Leading Sustainable Organizations
Companies that perform well with respect to sustainability can be distinguished from those that don’t by an array of organizational design features. High performers have a clear strategy guiding their sustainability activities, and the relationship between sustainability and their business strategy is clearly articulated. In addition, the sustainability activities and objectives are coordinated and integrated into their organizational design and management processes. Sustainability is not an add-on; it is a part of how these companies operate.
The human resources function is responsible for designing and managing the key talent management processes of organizations. Given its role in a major management process, what role should the HR function have in the sustainability programs of organizations?
The answer is obvious: HR’s role should be to build sustainability into its own activities and processes so that it can play a major role in the structuring of a company’s sustainability processes, practices and strategies.
The role of HR in corporate sustainability programs has been the focus of relatively little research, but recent research by the Center for Effective Organizations has gathered data from HR executives in major corporations. It provides some interesting insights into the current position of HR functions in organizations with respect to sustainability and points to what HR’s role should be in order for organizations to be effective in regard to sustainability.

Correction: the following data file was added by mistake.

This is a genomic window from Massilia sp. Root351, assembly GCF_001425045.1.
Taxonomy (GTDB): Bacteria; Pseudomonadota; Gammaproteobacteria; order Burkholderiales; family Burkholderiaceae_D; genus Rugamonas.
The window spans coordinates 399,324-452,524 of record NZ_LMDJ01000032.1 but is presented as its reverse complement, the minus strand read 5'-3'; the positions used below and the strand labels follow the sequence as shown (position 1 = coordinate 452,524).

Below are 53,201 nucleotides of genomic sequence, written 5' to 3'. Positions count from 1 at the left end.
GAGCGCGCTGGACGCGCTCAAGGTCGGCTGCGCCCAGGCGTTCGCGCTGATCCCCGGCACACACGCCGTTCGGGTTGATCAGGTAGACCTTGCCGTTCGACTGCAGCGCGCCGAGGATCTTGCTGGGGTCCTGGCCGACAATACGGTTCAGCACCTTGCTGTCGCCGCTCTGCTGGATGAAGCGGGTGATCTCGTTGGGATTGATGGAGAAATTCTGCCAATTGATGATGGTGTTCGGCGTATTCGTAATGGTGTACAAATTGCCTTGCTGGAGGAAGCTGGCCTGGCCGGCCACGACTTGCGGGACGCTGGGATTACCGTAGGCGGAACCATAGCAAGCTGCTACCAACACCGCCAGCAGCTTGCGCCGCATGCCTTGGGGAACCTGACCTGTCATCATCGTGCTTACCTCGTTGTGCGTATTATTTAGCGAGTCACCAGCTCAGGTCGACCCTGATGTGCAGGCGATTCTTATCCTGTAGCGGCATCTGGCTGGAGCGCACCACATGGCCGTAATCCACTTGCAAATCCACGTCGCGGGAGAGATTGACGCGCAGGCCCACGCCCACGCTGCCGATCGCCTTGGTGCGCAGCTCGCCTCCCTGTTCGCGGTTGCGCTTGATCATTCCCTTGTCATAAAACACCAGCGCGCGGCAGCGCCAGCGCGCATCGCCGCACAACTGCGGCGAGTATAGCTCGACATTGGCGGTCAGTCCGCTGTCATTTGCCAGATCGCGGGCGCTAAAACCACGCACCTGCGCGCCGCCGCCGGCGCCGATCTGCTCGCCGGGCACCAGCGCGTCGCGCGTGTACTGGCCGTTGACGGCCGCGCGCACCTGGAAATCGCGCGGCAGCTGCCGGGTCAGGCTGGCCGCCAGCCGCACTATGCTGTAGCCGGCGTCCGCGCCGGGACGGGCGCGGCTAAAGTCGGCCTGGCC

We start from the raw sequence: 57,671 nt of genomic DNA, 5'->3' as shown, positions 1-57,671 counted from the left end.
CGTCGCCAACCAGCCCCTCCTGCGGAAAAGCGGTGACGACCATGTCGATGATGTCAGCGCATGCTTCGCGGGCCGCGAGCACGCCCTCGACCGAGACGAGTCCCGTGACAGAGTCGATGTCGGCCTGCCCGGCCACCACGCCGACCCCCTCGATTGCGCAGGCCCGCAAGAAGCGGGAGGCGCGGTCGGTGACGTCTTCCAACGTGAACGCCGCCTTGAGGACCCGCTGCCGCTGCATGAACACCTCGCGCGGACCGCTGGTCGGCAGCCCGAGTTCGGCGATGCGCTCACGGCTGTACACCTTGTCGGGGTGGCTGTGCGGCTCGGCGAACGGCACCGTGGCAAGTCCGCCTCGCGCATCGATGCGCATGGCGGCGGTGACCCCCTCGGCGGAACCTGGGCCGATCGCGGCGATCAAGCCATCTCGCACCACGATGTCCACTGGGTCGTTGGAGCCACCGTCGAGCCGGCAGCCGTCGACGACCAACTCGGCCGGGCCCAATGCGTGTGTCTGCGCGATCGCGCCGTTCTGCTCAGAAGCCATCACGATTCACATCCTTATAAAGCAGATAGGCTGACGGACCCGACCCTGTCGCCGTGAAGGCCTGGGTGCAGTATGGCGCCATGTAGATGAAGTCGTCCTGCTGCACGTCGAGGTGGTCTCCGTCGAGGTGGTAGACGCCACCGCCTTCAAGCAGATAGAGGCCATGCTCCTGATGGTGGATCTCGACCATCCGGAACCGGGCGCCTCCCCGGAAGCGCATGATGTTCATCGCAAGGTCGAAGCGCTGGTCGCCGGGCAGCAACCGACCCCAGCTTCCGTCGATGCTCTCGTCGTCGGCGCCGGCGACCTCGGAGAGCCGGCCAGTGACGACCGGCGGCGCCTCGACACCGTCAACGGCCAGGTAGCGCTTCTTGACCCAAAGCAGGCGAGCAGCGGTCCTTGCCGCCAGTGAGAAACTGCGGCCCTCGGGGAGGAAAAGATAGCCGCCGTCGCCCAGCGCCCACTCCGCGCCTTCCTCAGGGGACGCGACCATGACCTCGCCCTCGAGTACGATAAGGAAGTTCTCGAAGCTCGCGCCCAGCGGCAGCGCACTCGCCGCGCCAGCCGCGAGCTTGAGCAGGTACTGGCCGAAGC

Overall, senior HR executives are very positive about the importance of sustainability to them personally. They believe that sustainability activities have a positive impact on shareholder value, employee loyalty, recruitment, and employee engagement, and over 82% believe it can positively affect corporate profits. On the other hand, only 51% say it is an important focus of HR in their company.
HR’s Role in Sustainability Programs: What It Is, What It Should Be
When asked about the role of HR in their company’s sustainability program and activities, 3% of HR executives say HR has the primary responsibility and only 1% say it should have the primary responsibility. A larger number (13%) do feel it should be a leader, but only 5% think it currently is. This finding is in agreement with data gathered from board members and senior executives.